Getting Back on Track – it’s After Pesach!

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19 Apr 2017

Pesach is now behind us and most of us have been over-eating and we were most likely very inactive both before and during the Yom Tov.  Although the incentive might be there to start taking better care of our health and to lose weight (your clothes may be tight), it is very difficult to get back to good healthy habits once we have gone off of our eating and exercise programs. But now is the time to get back to healthy habits.  The weather is going to start to warm up, getting outdoors will be easier and the extra bit of appetite from the cold winter won’t be a factor. So, let’s take a look at how we can accomplish this. 

Healthy Eating

The first thing is to look at what NOT to do.  Don’t go on a fad diet.  The statistics speak for themselves.  DIETS ARE FAILURES! About 95% of people that diet gain it all back or more within a few years.  When you go on one of this type of diet or eating plans, are you omitting certain foods that you need as major nutrients such as dietary fiber and unrefined carbohydrates as well as selected vitamins, minerals, and protective phytochemicals? Is your diet balanced, prescribing a daily dietary intake that has just enough lean protein and healthy fats but is high enough in unrefined carbs?  Is the weight that you are losing fat weight or water and muscle weight (unhealthy weight)?   The entire connotation of a diet is a temporary fix.  Diets are something you go on, and then go off.  It isn’t a way of eating for life.  So if not a diet, what should I do?  The two best eating plans that have proven to be beneficial to your health, balanced, and tasty are what is known as the DASH diet and the Mediterranean diet.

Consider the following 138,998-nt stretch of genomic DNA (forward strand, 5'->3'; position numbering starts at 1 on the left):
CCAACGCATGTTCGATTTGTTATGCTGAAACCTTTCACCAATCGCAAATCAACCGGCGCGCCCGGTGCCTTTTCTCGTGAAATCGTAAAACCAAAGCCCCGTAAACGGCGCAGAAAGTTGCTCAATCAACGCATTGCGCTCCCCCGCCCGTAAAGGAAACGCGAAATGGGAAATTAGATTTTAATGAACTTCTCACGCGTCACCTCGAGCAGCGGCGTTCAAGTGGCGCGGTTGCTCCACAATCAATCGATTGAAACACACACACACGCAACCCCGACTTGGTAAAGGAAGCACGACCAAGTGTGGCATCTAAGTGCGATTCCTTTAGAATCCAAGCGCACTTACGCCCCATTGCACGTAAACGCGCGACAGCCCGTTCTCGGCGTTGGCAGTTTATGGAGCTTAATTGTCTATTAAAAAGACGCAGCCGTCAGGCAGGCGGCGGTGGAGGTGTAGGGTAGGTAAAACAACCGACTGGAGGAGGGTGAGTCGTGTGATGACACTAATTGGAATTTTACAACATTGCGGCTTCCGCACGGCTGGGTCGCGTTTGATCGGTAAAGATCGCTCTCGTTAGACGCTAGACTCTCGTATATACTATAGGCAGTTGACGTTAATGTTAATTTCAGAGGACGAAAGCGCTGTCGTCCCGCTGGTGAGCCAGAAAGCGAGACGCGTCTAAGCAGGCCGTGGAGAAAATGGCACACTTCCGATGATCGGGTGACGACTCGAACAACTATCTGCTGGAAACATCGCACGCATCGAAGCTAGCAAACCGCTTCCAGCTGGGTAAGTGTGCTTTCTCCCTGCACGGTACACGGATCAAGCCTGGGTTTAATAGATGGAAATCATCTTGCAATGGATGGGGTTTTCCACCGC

The DASH (Dietary Approach to Stop Hypertension) is rich in fruits, vegetables, whole grains, and low-fat dairy foods; includes meat, fish, poultry, nuts, and beans; and is limited in sugar-sweetened foods and beverages, red meat, and added fats.  The Mediterranean Diet is a modern nutritional recommendation patterned after the traditional dietary patterns of Greece, Southern Italy, and Spain.  The principal aspects of this diet include proportionally high consumption of olive oil, legumes, unrefined cereals, fruits, and vegetables, moderate to high consumption of fish, moderate consumption of dairy products (mostly as cheese and yogurt), moderate wine consumption, and low consumption of meat and meat products.  Even if you choose one of these programs, you still have to have portion control.  And even with these two alternatives in ways of eating, we still have to commit to them.  And that can be the most difficult part.